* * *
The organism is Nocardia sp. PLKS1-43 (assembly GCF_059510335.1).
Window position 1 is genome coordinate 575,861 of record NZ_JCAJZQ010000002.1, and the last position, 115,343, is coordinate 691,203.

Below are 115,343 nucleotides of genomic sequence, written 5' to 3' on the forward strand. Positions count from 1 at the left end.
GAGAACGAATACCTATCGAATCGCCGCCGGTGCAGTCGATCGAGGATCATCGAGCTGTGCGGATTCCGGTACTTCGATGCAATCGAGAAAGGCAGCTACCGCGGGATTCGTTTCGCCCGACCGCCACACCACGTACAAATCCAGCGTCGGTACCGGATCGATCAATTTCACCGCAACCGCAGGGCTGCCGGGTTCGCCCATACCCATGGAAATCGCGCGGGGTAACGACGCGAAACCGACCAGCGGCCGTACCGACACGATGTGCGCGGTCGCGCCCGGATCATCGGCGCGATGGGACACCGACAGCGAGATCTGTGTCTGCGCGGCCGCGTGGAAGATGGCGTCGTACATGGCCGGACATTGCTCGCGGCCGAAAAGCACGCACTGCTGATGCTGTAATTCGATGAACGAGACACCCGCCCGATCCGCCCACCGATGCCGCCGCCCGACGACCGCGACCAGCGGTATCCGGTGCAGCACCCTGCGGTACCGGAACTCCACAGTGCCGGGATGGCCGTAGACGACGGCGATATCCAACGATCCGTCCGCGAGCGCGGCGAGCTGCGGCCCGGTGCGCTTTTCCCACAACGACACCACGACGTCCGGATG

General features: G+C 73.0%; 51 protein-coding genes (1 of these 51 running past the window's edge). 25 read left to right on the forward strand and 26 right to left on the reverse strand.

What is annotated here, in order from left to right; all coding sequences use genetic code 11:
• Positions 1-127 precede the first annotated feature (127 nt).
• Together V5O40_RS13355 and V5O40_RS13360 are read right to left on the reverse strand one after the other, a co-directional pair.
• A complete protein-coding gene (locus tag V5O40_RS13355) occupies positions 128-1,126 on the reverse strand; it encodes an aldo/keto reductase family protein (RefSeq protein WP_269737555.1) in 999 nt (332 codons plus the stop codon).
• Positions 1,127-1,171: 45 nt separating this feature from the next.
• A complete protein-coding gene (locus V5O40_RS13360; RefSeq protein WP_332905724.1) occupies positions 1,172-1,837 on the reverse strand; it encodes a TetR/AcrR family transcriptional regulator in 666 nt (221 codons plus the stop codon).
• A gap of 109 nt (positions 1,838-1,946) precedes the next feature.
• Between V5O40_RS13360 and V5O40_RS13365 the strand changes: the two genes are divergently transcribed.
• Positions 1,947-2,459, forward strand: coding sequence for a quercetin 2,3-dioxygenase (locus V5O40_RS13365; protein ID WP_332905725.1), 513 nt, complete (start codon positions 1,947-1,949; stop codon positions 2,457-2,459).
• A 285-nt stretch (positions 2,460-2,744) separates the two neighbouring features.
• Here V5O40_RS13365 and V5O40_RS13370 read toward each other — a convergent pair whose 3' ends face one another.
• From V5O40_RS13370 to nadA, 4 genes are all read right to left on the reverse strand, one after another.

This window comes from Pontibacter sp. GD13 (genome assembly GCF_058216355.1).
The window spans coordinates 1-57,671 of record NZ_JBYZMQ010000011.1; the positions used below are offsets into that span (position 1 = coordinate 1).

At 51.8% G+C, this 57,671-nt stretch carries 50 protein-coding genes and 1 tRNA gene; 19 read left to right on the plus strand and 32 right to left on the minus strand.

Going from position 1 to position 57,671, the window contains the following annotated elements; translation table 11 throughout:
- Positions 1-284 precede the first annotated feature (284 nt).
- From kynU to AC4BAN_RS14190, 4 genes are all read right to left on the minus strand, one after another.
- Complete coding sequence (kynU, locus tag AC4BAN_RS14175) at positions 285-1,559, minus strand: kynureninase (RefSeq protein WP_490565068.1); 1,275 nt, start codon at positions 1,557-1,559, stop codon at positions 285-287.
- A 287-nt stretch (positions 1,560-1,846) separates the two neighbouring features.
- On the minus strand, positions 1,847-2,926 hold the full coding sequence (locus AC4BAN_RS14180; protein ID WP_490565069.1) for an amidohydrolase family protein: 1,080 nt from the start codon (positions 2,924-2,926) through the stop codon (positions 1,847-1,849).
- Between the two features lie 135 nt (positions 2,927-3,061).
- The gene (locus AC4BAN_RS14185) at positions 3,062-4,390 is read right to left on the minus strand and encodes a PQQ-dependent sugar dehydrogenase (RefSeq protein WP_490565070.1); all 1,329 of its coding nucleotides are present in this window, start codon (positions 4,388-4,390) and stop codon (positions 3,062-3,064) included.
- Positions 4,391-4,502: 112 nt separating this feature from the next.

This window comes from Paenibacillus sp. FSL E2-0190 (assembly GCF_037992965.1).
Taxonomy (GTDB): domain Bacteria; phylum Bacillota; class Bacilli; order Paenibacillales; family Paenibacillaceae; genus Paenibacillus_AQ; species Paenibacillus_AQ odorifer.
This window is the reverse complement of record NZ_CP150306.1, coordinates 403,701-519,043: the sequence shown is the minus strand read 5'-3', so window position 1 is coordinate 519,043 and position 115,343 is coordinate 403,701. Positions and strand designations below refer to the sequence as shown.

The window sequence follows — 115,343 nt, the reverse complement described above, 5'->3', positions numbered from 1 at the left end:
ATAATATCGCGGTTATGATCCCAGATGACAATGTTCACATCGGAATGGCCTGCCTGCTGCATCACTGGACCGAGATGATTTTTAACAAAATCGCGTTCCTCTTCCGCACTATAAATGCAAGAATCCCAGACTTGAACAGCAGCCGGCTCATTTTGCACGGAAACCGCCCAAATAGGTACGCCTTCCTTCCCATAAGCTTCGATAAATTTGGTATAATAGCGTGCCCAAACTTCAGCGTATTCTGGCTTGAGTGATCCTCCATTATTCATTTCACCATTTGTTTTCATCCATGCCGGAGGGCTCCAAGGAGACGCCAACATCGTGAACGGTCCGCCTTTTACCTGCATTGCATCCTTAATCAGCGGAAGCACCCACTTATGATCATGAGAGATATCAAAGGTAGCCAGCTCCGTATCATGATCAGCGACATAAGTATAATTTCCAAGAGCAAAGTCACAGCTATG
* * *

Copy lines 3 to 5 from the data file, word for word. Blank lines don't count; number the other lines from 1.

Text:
Below are 115,343 nucleotides of genomic sequence, written 5' to 3' on the forward strand. Positions count from 1 at the left end.
GAGAACGAATACCTATCGAATCGCCGCCGGTGCAGTCGATCGAGGATCATCGAGCTGTGCGGATTCCGGTACTTCGATGCAATCGAGAAAGGCAGCTACCGCGGGATTCGTTTCGCCCGACCGCCACACCACGTACAAATCCAGCGTCGGTACCGGATCGATCAATTTCACCGCAACCGCAGGGCTGCCGGGTTCGCCCATACCCATGGAAATCGCGCGGGGTAACGACGCGAAACCGACCAGCGGCCGTACCGACACGATGTGCGCGGTCGCGCCCGGATCATCGGCGCGATGGGACACCGACAGCGAGATCTGTGTCTGCGCGGCCGCGTGGAAGATGGCGTCGTACATGGCCGGACATTGCTCGCGGCCGAAAAGCACGCACTGCTGATGCTGTAATTCGATGAACGAGACACCCGCCCGATCCGCCCACCGATGCCGCCGCCCGACGACCGCGACCAGCGGTATCCGGTGCAGCACCCTGCGGTACCGGAACTCCACAGTGCCGGGATGGCCGTAGACGACGGCGATATCCAACGATCCGTCCGCGAGCGCGGCGAGCTGCGGCCCGGTGCGCTTTTCCCACAACGACACCACGACGTCCGGATG

General features: G+C 73.0%; 51 protein-coding genes (1 of these 51 running past the window's edge). 25 read left to right on the forward strand and 26 right to left on the reverse strand.